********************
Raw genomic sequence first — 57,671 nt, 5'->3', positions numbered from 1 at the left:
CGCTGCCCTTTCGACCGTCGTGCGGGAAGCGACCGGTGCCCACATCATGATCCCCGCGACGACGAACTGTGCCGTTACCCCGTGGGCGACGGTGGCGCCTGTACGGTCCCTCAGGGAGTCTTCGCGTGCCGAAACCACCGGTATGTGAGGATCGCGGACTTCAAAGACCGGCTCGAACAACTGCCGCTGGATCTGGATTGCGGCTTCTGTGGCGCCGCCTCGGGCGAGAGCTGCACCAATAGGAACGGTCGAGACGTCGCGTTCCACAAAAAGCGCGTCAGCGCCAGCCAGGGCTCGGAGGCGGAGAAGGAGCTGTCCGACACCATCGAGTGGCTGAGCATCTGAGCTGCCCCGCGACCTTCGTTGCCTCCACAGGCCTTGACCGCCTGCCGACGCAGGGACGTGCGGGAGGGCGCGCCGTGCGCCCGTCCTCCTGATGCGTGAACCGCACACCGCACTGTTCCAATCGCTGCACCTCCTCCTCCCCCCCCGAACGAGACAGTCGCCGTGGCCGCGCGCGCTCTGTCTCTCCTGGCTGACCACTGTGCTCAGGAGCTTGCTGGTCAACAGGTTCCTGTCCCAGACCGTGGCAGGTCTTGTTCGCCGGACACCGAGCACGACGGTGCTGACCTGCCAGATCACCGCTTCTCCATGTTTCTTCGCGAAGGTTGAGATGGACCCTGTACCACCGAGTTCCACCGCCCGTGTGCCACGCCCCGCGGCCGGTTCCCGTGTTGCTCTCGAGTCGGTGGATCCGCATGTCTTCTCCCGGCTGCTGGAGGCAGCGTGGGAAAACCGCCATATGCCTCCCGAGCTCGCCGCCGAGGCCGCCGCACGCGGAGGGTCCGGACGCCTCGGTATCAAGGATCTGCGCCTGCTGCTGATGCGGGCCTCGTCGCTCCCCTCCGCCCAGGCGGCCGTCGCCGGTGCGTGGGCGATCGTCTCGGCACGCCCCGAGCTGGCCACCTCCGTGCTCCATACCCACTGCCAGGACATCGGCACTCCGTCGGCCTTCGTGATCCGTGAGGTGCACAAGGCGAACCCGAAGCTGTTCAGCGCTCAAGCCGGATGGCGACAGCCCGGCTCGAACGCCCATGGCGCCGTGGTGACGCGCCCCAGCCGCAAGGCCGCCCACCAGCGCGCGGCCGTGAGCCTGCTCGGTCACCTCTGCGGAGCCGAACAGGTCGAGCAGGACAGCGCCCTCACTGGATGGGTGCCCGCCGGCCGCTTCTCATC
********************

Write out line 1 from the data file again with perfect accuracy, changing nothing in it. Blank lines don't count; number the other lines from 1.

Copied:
Raw genomic sequence first — 57,671 nt, 5'->3', positions numbered from 1 at the left: